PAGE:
5. The Edit/Undo feature will, subject to restrictions, revert to the earlier appearance of the window you're editing. This can be useful for backing out of a blunder, for instance, if you hack away more than intended. Remember to Undo immediately; your next move will obviate the previous Undo.

    6. When editing is done, the image may be re-cropped if necessary. Save the final image by choosing File/Save As. The directories path should be set to your \NEUMES directory. In the List Files of Type box scroll up to BMP Files (*.BMP); click on it, and the File Name window will display a list of all your BMP files in the \NEUMES directory.
      1. Use this list to see what files you have already.
      2. A handy trick: you can go through the motions of saving a file, but not really do so; this is useful to see what characters are already done.
      Click in the File Name box and type the name of the file to save. The system will warn you before it overwrites an existing file of the same name. Different versions of the same character can be designated with a 1, 2, 3, etc., as part of the filename. These numbers can also be used to indicate the musical interval that a ligated neume spans.

    7. Close the current image. To start the next character, File/Acquire a new image. It works better to re-scan the original for the next character, rather than saving and recalling a general scanned image.

    8. Back up the work files periodically to tape or other medium!

    1. Beware: Fontographer sometimes clobbers font files. Fontographer tech support attributes this problem to the complexity of musical symbol fonts, and they offer no general solution. Scrupulously keep generations of files, so that at any point you can be sure to be able to get back to a working version. Perhaps more perniciously, Fontographer, at least on my computer system, frequently causes lost allocation units on the disk. Periodically, and certainly after creating a new font file, exit Windows completely; from the DOS prompt run CHKDSK or SCANDISK; if there are lost allocation units, run Norton Utilities Disk Doctor or another disk repair program.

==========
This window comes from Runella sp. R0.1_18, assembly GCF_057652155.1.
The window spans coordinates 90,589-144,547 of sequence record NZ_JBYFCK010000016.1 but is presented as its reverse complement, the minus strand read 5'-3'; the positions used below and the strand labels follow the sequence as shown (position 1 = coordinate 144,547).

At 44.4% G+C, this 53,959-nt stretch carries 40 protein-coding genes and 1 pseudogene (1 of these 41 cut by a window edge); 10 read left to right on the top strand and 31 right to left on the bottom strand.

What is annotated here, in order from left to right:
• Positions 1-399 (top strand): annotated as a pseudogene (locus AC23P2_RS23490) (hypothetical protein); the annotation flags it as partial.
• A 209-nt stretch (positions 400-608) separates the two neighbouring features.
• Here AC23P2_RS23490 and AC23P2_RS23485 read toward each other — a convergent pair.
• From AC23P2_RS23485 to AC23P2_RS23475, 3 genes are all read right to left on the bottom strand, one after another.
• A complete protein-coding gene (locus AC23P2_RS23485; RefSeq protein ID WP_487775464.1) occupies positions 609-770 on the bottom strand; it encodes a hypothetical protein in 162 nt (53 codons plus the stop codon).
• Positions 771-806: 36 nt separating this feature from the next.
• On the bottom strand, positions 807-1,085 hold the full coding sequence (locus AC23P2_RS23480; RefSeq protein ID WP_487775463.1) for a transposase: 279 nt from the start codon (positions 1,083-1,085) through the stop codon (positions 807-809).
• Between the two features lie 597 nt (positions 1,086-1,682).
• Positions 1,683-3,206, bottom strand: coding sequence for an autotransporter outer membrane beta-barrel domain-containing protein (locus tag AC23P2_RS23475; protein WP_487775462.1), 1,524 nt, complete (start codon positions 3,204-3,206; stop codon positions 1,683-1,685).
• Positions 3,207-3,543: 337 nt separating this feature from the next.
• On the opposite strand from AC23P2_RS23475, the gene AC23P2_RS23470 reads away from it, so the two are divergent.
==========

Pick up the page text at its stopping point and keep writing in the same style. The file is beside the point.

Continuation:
1. Keep a write-protected (read-only) copy of the original PCVIENNA, SONATA, or PETRUCCI font in the \NEUMES directory. Keep a spare copy of this file, just in case, under a different name such as PCVIENNA.SAV. It is necessary to open the original font file and copy your work into it from the work file; Fontographer will not correctly build a font from your work file due to some quirk of the program.
      2. The basic recovery technique is to start afresh with a fresh database constructed from the original font file. Do a /File/Open font on the original font file; Fontographer will build a new database. Open also your latest work file. Size and position the windows of the two open files so that you can see three rows of characters in each window. Copy ranges of characters from the work file into the clean database of the original font, including all characters that you have ever modified in the original font. Close the work file. Use File/Save as to save the new database file (i.e., the original font plus copied-in characters) to a different filename, such as WORK01.FOG. [It is wise to number files from 0 to 9 as 00 through 09; that way, filenames will be listed lexocographically in the correct order beyond 9. Otherwise, 10 will list before 2, and so on.]
      3. Build a font from the new database file, using File/Generate fonts. De-select the PostScript option if you do not need PostScript output, and enable the TrueType option. Click OK. Fontographer will build a font file on disk corresponding to the name of the database file, e.g., WORK01.TTF.

    2. Note that all work on characters is done on the Fontographer database files, whose filenames end in .FOG; the database file must be saved after any new work, and then rebuilt into .TTF or .FOT files.
      1. Save work frequently to new filenames, such as WORK1.FOG, WORK2.FOG, etc.

    3. Print a key map by selecting /File/Print; under Sample type scroll down to Key map. Click OK and OK again.
      1. On the key map printout, hand write the .BMP filename for each cell that has been loaded. This is necessary to keep straight similar characters at different intervals and different scanned versions of the same character. It also is a handy reference.

    4. To test your work, go into the Windows Main, Desktop, Fonts area and delete the work font (PCVIENNA.TTF). It's just as well to leave the Fonts area window open, since it will be needed frequently. Next, copy the work file, such as PCVIENNA.TTF, into the \WINDOWS\SYSTEM directory. Then go back to the Fonts area window and Add the work font.